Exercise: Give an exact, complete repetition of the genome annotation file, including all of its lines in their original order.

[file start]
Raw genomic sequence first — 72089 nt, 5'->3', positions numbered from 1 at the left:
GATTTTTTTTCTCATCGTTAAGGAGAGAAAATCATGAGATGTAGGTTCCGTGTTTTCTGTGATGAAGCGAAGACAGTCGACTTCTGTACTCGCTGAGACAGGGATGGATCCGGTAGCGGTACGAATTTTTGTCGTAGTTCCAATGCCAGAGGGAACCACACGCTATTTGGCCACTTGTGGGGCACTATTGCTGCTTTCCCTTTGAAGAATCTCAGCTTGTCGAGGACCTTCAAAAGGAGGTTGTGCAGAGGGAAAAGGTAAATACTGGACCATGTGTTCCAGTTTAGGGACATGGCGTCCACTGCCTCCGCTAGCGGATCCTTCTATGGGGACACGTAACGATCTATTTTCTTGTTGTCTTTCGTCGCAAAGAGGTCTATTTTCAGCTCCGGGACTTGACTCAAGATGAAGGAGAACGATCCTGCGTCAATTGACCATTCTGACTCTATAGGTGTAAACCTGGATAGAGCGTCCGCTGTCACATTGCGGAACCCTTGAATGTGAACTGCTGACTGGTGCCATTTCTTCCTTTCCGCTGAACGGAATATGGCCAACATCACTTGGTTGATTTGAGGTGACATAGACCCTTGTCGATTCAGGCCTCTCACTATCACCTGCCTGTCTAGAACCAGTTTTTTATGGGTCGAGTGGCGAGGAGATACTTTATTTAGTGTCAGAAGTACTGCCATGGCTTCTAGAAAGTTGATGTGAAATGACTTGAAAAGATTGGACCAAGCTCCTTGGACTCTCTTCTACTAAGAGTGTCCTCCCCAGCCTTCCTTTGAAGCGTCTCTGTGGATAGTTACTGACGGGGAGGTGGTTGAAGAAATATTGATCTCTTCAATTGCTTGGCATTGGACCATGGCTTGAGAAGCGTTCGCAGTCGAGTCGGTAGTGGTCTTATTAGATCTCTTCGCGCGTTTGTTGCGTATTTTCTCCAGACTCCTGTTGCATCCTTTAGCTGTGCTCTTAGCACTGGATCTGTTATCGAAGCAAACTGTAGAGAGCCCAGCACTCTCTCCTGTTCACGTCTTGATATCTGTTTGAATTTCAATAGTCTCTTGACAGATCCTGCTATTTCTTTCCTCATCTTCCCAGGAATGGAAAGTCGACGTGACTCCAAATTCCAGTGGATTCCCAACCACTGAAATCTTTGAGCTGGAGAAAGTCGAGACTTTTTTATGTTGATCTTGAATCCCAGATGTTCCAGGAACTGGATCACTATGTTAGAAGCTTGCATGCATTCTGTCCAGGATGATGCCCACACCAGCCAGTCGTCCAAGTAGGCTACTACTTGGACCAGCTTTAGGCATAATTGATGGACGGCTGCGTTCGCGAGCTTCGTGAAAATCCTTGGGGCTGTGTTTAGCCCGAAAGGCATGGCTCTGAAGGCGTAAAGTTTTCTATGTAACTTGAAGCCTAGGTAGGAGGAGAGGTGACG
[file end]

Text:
Raw genomic sequence first — 72089 nt, 5'->3', positions numbered from 1 at the left:
GATTTTTTTTCTCATCGTTAAGGAGAGAAAATCATGAGATGTAGGTTCCGTGTTTTCTGTGATGAAGCGAAGACAGTCGACTTCTGTACTCGCTGAGACAGGGATGGATCCGGTAGCGGTACGAATTTTTGTCGTAGTTCCAATGCCAGAGGGAACCACACGCTATTTGGCCACTTGTGGGGCACTATTGCTGCTTTCCCTTTGAAGAATCTCAGCTTGTCGAGGACCTTCAAAAGGAGGTTGTGCAGAGGGAAAAGGTAAATACTGGACCATGTGTTCCAGTTTAGGGACATGGCGTCCACTGCCTCCGCTAGCGGATCCTTCTATGGGGACACGTAACGATCTATTTTCTTGTTGTCTTTCGTCGCAAAGAGGTCTATTTTCAGCTCCGGGACTTGACTCAAGATGAAGGAGAACGATCCTGCGTCAATTGACCATTCTGACTCTATAGGTGTAAACCTGGATAGAGCGTCCGCTGTCACATTGCGGAACCCTTGAATGTGAACTGCTGACTGGTGCCATTTCTTCCTTTCCGCTGAACGGAATATGGCCAACATCACTTGGTTGATTTGAGGTGACATAGACCCTTGTCGATTCAGGCCTCTCACTATCACCTGCCTGTCTAGAACCAGTTTTTTATGGGTCGAGTGGCGAGGAGATACTTTATTTAGTGTCAGAAGTACTGCCATGGCTTCTAGAAAGTTGATGTGAAATGACTTGAAAAGATTGGACCAAGCTCCTTGGACTCTCTTCTACTAAGAGTGTCCTCCCCAGCCTTCCTTTGAAGCGTCTCTGTGGATAGTTACTGACGGGGAGGTGGTTGAAGAAATATTGATCTCTTCAATTGCTTGGCATTGGACCATGGCTTGAGAAGCGTTCGCAGTCGAGTCGGTAGTGGTCTTATTAGATCTCTTCGCGCGTTTGTTGCGTATTTTCTCCAGACTCCTGTTGCATCCTTTAGCTGTGCTCTTAGCACTGGATCTGTTATCGAAGCAAACTGTAGAGAGCCCAGCACTCTCTCCTGTTCACGTCTTGATATCTGTTTGAATTTCAATAGTCTCTTGACAGATCCTGCTATTTCTTTCCTCATCTTCCCAGGAATGGAAAGTCGACGTGACTCCAAATTCCAGTGGATTCCCAACCACTGAAATCTTTGAGCTGGAGAAAGTCGAGACTTTTTTATGTTGATCTTGAATCCCAGATGTTCCAGGAACTGGATCACTATGTTAGAAGCTTGCATGCATTCTGTCCAGGATGATGCCCACACCAGCCAGTCGTCCAAGTAGGCTACTACTTGGACCAGCTTTAGGCATAATTGATGGACGGCTGCGTTCGCGAGCTTCGTGAAAATCCTTGGGGCTGTGTTTAGCCCGAAAGGCATGGCTCTGAAGGCGTAAAGTTTTCTATGTAACTTGAAGCCTAGGTAGGAGGAGAGGTGACG